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Investment group: Excessive bonuses render Activision Blizzard CEO's paycut moot

Activision Blizzard CEO Bobby Kotick took a 50 percent salary reduction for 2021 and 2022, down to $875,000, but the investment group CtW says other provisions in his contract more than make up for the cut.

Alissa McAloon

June 9, 2021

3 Min Read

The investment group CtW has spoken out against the terms of Activision Blizzard CEO Bobby Kotick's contract extension, arguing that a number of other unaddressed provisions more than make up for any pay lost in Kotick's recent 50 percent salary reduction and urging shareholders to vote against the package.

Kotick himself regularly earns in the millions from his role as Activision Blizzard's CEO, earnings that often veer into controversy when, for example, the company opts to lay off hundreds of developers during years of record earnings.

Even outside of the game industry, Kotick's pay, its relation to median salaries at Activision Blizzard, and shareholder opposition for his pay packages have landed him on lists like As You Sow's 'Most Overpaid CEOs' multiple times.

Kotick did notably took a seemingly sizable salary reduction for both fiscal 2021 and 2022, dropping his annual base pay from $1.75 million to $875,000. That shift was announced just a few months ago, but the investor group say that a short-term reduction in salary doesn't address longstanding shareholder concerns with how much Activision Blizzard pays its executives.

While his salary is down significantly from years past, his contract still allows him to walk away with bonuses of up to 200 percent of his salary if certain company goals are met. CtW says that incentives like mean Kotick is unlikely to see a long-term reduction in earnings and that it "essentially renders the new equity compensation reductions moot."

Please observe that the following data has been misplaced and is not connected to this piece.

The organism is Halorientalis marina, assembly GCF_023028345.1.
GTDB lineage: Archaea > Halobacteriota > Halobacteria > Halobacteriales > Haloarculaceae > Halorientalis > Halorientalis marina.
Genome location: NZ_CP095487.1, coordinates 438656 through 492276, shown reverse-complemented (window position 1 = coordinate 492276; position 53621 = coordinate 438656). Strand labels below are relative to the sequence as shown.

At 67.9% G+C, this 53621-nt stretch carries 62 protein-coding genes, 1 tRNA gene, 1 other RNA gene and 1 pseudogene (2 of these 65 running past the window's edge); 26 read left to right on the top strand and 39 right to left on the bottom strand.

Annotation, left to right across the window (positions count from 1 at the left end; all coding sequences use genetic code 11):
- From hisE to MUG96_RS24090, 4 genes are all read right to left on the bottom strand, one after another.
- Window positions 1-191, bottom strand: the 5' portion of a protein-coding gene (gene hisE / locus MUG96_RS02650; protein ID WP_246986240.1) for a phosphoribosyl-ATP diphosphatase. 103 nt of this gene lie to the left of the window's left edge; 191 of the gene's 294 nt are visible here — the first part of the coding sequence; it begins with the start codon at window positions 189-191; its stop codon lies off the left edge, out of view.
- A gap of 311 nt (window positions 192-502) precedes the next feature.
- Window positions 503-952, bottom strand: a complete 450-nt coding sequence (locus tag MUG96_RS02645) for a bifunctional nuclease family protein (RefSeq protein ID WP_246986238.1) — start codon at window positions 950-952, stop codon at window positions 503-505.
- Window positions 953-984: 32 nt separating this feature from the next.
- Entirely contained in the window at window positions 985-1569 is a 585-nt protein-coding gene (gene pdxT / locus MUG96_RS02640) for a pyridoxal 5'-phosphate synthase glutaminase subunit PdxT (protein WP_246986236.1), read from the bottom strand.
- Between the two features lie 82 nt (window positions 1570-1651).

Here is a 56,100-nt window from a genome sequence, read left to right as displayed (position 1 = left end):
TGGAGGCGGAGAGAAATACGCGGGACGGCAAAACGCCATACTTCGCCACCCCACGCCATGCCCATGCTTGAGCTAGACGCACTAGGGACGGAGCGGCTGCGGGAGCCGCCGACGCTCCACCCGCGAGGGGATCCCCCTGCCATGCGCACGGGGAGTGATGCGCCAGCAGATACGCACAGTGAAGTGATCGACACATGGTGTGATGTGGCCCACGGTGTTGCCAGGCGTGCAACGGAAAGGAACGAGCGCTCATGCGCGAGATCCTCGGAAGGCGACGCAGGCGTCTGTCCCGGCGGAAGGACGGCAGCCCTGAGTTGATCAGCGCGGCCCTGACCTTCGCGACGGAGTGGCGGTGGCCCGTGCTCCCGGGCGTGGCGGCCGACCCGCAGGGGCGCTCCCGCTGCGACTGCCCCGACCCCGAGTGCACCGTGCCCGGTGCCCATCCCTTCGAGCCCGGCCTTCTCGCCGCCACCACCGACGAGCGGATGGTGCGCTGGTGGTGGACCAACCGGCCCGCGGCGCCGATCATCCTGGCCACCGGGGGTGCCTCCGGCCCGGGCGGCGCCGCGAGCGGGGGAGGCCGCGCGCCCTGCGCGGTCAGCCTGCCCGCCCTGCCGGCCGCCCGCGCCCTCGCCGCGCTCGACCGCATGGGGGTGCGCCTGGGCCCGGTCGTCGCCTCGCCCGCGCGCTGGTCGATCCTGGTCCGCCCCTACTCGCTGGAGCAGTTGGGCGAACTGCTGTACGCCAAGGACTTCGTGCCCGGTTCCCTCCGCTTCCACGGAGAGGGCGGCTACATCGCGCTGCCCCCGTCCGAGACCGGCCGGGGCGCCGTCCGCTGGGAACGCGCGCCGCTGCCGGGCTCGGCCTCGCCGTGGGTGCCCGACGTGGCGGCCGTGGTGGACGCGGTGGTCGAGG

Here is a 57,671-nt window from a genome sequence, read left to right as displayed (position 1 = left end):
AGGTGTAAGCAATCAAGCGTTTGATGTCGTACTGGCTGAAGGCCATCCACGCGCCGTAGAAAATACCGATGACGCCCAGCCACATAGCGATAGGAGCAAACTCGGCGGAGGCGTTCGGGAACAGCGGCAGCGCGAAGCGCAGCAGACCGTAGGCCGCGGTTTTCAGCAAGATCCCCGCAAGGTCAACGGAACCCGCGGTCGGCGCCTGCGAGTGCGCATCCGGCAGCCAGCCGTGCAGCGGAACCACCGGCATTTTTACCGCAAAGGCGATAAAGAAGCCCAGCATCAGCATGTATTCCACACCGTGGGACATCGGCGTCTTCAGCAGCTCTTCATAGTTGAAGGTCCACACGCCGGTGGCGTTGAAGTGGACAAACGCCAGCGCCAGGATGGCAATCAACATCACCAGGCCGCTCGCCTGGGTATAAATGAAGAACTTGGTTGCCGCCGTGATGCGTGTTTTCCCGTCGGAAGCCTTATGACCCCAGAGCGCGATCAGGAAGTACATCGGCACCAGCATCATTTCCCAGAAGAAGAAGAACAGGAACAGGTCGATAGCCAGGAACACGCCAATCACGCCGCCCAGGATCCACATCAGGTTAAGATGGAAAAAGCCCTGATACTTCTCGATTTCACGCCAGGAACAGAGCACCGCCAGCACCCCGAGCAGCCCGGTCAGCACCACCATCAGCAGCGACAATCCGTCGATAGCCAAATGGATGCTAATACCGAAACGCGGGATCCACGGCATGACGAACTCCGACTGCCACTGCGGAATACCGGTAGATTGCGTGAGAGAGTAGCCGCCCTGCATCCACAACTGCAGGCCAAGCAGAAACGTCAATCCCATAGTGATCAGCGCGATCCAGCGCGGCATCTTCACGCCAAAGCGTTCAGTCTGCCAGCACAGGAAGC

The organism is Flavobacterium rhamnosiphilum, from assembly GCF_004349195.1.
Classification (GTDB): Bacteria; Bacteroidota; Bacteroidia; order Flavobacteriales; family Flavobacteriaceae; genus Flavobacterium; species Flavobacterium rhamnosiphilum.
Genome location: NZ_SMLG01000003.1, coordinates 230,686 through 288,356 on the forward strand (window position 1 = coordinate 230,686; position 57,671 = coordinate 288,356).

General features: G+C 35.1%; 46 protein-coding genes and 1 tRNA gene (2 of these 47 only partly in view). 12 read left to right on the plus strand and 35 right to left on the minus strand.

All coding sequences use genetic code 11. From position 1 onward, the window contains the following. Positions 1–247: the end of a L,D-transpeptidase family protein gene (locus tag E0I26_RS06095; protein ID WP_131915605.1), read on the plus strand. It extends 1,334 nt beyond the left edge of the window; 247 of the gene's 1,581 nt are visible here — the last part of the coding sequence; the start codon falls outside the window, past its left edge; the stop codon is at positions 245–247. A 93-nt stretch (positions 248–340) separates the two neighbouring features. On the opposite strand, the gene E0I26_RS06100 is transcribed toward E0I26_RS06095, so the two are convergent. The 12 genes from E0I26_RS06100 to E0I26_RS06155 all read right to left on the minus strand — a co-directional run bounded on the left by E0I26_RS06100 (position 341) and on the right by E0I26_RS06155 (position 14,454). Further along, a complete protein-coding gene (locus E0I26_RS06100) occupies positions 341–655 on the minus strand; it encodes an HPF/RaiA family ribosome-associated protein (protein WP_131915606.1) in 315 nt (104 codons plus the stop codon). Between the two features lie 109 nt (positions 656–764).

The threshold for the Shareholder Value Creation Inventive, for example, has already been met by Activision Blizzard, meaning Kotick's actual income won't see a meaningful reduction in 2021. It's possible he'll earn comparably less still in 2022, but since this latest contract extension only covered a few years his salary can be renegotiated, and potentially raised once again, in 2023.

In CtW's eyes, these factors don't represent an earnest desire to lower Kotick's pay.

"Further, the substantial payouts for Mr. Kotick’s 2020 and 2021 awards alone are so large that they severely undermine the contractual reductions that apply largely to 2022," argues CtW in an open letter urging shareholders to vote against the 'Say on Pay' proposal. "Mr.Kotick has already received a windfall sufficiently large enough to cover reductions in pay through early 2023 because of the Shareholder Value Creation Incentive. "

"Mr. Kotick’s 2020 equity grant had a target value of $28 million, which proxy advisor Institutional Shareholder Services notes is higher than the median total pay of CEOs in the company's peer group ($23.4 million). The award has a realized value of nearly $124 million," continues CtW. "Similarly, Mr. Kotick also received his award intended for 2021 in 2020, with a grant date value of over $25 million and a maximum payout value of over $32 million."

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